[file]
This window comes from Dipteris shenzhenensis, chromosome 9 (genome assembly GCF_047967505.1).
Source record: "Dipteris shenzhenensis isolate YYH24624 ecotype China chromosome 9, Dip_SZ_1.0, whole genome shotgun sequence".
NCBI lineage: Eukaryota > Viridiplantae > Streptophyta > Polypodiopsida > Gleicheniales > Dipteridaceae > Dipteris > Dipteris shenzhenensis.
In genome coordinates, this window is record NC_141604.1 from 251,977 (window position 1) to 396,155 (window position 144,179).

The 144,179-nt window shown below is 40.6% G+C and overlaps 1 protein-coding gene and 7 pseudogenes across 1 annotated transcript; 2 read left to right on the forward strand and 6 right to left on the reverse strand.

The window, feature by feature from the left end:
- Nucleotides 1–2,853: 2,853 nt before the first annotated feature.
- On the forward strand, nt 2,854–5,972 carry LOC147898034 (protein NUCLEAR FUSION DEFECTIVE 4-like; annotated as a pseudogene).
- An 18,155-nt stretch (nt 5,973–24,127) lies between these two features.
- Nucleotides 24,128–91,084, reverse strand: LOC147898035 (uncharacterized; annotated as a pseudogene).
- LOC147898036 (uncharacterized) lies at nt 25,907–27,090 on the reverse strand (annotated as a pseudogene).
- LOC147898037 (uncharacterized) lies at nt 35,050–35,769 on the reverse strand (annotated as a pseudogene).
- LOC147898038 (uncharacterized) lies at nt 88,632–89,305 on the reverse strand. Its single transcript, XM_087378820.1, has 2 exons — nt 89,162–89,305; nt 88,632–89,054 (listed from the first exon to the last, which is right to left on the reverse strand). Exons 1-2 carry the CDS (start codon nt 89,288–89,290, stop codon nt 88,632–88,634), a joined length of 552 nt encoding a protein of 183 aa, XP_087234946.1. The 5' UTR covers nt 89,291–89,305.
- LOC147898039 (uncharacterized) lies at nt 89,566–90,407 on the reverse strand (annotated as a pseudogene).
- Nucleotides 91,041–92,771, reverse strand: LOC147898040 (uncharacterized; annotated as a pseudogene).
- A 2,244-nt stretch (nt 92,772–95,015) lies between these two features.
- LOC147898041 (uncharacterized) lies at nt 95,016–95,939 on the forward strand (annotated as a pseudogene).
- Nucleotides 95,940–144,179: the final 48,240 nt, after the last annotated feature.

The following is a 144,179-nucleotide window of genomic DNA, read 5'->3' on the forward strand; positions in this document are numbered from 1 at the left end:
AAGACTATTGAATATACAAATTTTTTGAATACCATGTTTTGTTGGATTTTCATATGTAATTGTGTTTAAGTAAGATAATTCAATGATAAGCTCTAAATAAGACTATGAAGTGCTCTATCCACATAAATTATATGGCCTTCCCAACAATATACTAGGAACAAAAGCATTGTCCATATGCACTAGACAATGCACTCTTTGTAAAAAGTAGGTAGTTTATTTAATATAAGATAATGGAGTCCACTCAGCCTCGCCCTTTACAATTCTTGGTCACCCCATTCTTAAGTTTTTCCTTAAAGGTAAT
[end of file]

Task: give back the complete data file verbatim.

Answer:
This window comes from Dipteris shenzhenensis, chromosome 9 (genome assembly GCF_047967505.1).
Source record: "Dipteris shenzhenensis isolate YYH24624 ecotype China chromosome 9, Dip_SZ_1.0, whole genome shotgun sequence".
NCBI lineage: Eukaryota > Viridiplantae > Streptophyta > Polypodiopsida > Gleicheniales > Dipteridaceae > Dipteris > Dipteris shenzhenensis.
In genome coordinates, this window is record NC_141604.1 from 251,977 (window position 1) to 396,155 (window position 144,179).

The 144,179-nt window shown below is 40.6% G+C and overlaps 1 protein-coding gene and 7 pseudogenes across 1 annotated transcript; 2 read left to right on the forward strand and 6 right to left on the reverse strand.

The window, feature by feature from the left end:
- Nucleotides 1–2,853: 2,853 nt before the first annotated feature.
- On the forward strand, nt 2,854–5,972 carry LOC147898034 (protein NUCLEAR FUSION DEFECTIVE 4-like; annotated as a pseudogene).
- An 18,155-nt stretch (nt 5,973–24,127) lies between these two features.
- Nucleotides 24,128–91,084, reverse strand: LOC147898035 (uncharacterized; annotated as a pseudogene).
- LOC147898036 (uncharacterized) lies at nt 25,907–27,090 on the reverse strand (annotated as a pseudogene).
- LOC147898037 (uncharacterized) lies at nt 35,050–35,769 on the reverse strand (annotated as a pseudogene).
- LOC147898038 (uncharacterized) lies at nt 88,632–89,305 on the reverse strand. Its single transcript, XM_087378820.1, has 2 exons — nt 89,162–89,305; nt 88,632–89,054 (listed from the first exon to the last, which is right to left on the reverse strand). Exons 1-2 carry the CDS (start codon nt 89,288–89,290, stop codon nt 88,632–88,634), a joined length of 552 nt encoding a protein of 183 aa, XP_087234946.1. The 5' UTR covers nt 89,291–89,305.
- LOC147898039 (uncharacterized) lies at nt 89,566–90,407 on the reverse strand (annotated as a pseudogene).
- Nucleotides 91,041–92,771, reverse strand: LOC147898040 (uncharacterized; annotated as a pseudogene).
- A 2,244-nt stretch (nt 92,772–95,015) lies between these two features.
- LOC147898041 (uncharacterized) lies at nt 95,016–95,939 on the forward strand (annotated as a pseudogene).
- Nucleotides 95,940–144,179: the final 48,240 nt, after the last annotated feature.

The following is a 144,179-nucleotide window of genomic DNA, read 5'->3' on the forward strand; positions in this document are numbered from 1 at the left end:
AAGACTATTGAATATACAAATTTTTTGAATACCATGTTTTGTTGGATTTTCATATGTAATTGTGTTTAAGTAAGATAATTCAATGATAAGCTCTAAATAAGACTATGAAGTGCTCTATCCACATAAATTATATGGCCTTCCCAACAATATACTAGGAACAAAAGCATTGTCCATATGCACTAGACAATGCACTCTTTGTAAAAAGTAGGTAGTTTATTTAATATAAGATAATGGAGTCCACTCAGCCTCGCCCTTTACAATTCTTGGTCACCCCATTCTTAAGTTTTTCCTTAAAGGTAAT